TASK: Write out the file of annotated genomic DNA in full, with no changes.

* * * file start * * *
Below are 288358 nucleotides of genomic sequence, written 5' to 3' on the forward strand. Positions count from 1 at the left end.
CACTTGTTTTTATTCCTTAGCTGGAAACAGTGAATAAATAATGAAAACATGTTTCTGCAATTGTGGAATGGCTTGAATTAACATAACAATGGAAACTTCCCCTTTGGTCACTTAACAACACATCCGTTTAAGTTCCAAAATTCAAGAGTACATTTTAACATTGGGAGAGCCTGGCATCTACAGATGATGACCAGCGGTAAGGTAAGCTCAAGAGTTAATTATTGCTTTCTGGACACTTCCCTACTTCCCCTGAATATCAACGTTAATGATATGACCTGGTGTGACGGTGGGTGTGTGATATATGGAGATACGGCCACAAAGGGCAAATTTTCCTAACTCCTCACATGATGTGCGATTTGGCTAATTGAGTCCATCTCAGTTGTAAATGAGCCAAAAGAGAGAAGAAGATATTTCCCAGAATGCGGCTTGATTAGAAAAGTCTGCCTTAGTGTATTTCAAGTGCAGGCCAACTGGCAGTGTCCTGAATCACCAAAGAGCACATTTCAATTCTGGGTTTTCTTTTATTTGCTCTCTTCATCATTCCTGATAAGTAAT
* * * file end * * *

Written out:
Below are 288358 nucleotides of genomic sequence, written 5' to 3' on the forward strand. Positions count from 1 at the left end.
CACTTGTTTTTATTCCTTAGCTGGAAACAGTGAATAAATAATGAAAACATGTTTCTGCAATTGTGGAATGGCTTGAATTAACATAACAATGGAAACTTCCCCTTTGGTCACTTAACAACACATCCGTTTAAGTTCCAAAATTCAAGAGTACATTTTAACATTGGGAGAGCCTGGCATCTACAGATGATGACCAGCGGTAAGGTAAGCTCAAGAGTTAATTATTGCTTTCTGGACACTTCCCTACTTCCCCTGAATATCAACGTTAATGATATGACCTGGTGTGACGGTGGGTGTGTGATATATGGAGATACGGCCACAAAGGGCAAATTTTCCTAACTCCTCACATGATGTGCGATTTGGCTAATTGAGTCCATCTCAGTTGTAAATGAGCCAAAAGAGAGAAGAAGATATTTCCCAGAATGCGGCTTGATTAGAAAAGTCTGCCTTAGTGTATTTCAAGTGCAGGCCAACTGGCAGTGTCCTGAATCACCAAAGAGCACATTTCAATTCTGGGTTTTCTTTTATTTGCTCTCTTCATCATTCCTGATAAGTAAT